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dc.contributor.advisorHarms, V.en_US
dc.creatorLineman, Maurice J.en_US
dc.date.accessioned2012-05-30T09:25:30Zen_US
dc.date.accessioned2013-01-04T04:34:15Z
dc.date.available2013-05-30T08:00:00Zen_US
dc.date.available2013-01-04T04:34:15Z
dc.date.created2000-06en_US
dc.date.issued2000-06-01en_US
dc.date.submittedJune 2000en_US
dc.identifier.urihttp://hdl.handle.net/10388/etd-05302012-092530en_US
dc.description.abstractIncreasing urbanization is exerting heavy pressure on natural places. This is especially true in urban centres that cover large areas. These centres are expanding to take over more natural areas, causing their degradation. In urban centres with large riparian corridors, this degradation of sites has a substantial effect on the natural conditions expected along these corridors. This study was undertaken to determine the extent of deterioration of riparian habitat along the South Saskatchewan River valley near Saskatoon. The vegetation at 10 locations along the riparian corridor within and near the city of Saskatoon was quantitatively sampled over a two-year period from 1995 to 1996. This added to a previous three-year study that described the flora of the riparian corridor, by qualitatively sampling 23 sites. Of the over 700 species identified in the floristic survey, 495 were found in the quantitatively studied plots. Of these, 22% were introduced species that indicate a negative effect on the natural state of the riparian corridor. Within the study area, several mostly natural and some introduced community types were identified. Those communities that possessed introduced species were most prevalent in the central core of the city, which has been exposed longer and more intensively to human impacts. This centralized disturbance pattern will likely ripple outward from the central core of the city unless mediative measures are taken. Also incorporated within the study, was an attempt to determine the effectiveness of using qualitative zonation as a tool for classifying riparian slope plant communities. It was found that the vertical zonation of a slope was a useful means for the classification of riparian communities. This study revealed the presence of two general types of communities in the study area: upland types and wetland types. The wetland types were: Carex lanuginosa, Agrostis stolonifera, Eleocharis palustris, Phalaris arundinacea, Elaeagnus commutata, Salix exigua, and Alnus tenuifolia. The upland types were: Koeleria gracilis, Carex siccata, Agropyron cristatum, Aralia nudicaulis, Rhamnus cathartica, Amelanchier alnifolia, Caragana arborescens, Rosa woodsii and Populus balsamifera. Data gathered in this study present an information database regarding the current status of natural riparian areas within and near Saskatoon that could be used to assess impacts from existing and future urbanization. With increasing public pressure to maintain natural diversity and health of ecosystems, more effort should be placed on minimizing our impacts on the places we see and use everyday.en_US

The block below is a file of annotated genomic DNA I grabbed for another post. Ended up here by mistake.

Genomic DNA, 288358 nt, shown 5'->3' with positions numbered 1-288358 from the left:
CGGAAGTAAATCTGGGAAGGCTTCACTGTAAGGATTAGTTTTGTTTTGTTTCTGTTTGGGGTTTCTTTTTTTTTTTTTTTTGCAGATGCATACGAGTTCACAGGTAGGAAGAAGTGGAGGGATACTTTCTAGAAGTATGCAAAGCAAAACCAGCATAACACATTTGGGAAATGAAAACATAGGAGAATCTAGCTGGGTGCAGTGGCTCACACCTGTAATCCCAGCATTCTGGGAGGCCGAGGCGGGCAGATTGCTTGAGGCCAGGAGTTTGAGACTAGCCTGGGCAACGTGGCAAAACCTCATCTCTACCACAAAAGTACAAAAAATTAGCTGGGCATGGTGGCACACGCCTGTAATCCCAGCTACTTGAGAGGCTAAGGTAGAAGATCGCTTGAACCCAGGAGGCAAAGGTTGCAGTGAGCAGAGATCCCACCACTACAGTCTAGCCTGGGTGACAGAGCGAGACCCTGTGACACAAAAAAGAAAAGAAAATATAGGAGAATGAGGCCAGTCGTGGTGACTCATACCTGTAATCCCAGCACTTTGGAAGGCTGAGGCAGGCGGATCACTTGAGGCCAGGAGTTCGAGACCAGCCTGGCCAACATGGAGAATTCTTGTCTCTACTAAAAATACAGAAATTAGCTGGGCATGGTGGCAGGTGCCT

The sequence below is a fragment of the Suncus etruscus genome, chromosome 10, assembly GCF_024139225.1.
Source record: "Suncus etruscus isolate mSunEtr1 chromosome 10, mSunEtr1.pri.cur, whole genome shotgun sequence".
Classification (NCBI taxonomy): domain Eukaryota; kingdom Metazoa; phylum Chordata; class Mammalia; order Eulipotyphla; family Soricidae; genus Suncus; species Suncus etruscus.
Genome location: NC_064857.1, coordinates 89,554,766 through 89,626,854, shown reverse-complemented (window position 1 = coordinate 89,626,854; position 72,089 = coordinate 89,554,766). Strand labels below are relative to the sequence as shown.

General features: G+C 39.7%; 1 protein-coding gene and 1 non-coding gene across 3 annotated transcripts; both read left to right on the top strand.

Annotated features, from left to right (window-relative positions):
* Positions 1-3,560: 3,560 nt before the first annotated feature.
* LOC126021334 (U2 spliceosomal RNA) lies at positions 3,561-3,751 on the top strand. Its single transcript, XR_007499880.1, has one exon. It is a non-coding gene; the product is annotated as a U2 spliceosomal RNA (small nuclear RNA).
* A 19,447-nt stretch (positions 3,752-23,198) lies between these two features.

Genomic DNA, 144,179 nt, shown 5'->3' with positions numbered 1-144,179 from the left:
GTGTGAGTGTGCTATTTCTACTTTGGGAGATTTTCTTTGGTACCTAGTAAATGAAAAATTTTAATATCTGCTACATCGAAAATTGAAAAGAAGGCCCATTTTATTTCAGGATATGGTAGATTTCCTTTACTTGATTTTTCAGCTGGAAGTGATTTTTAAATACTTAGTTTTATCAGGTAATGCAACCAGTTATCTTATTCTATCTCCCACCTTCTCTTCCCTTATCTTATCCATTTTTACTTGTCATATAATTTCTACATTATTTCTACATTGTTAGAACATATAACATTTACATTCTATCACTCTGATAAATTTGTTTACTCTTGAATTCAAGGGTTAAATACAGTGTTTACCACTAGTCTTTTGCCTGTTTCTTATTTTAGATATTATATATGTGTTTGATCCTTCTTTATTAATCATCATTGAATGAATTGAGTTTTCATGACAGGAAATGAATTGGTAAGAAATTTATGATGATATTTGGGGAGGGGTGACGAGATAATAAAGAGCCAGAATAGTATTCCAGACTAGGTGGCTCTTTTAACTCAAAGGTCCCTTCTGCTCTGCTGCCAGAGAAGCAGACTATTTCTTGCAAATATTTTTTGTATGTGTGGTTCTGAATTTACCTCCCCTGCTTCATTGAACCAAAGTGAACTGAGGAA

dc.language.isoen_USen_US
dc.titleA Survey of the natural vegetation and flora along the South Saskatchewan River Valley within and near Saskatoon, Saskatchewanen_US
thesis.degree.departmentPlant Sciencesen_US
thesis.degree.disciplinePlant Sciencesen_US
thesis.degree.grantorUniversity of Saskatchewanen_US
thesis.degree.levelMastersen_US
thesis.degree.nameMaster of Science (M.Sc.)en_US
dc.type.materialtexten_US
dc.type.genreThesisen_US
dc.contributor.committeeMemberSteeves, T. A.en_US
dc.contributor.committeeMemberRedmann, R. E.en_US
dc.contributor.committeeMemberThorpe, J.en_US


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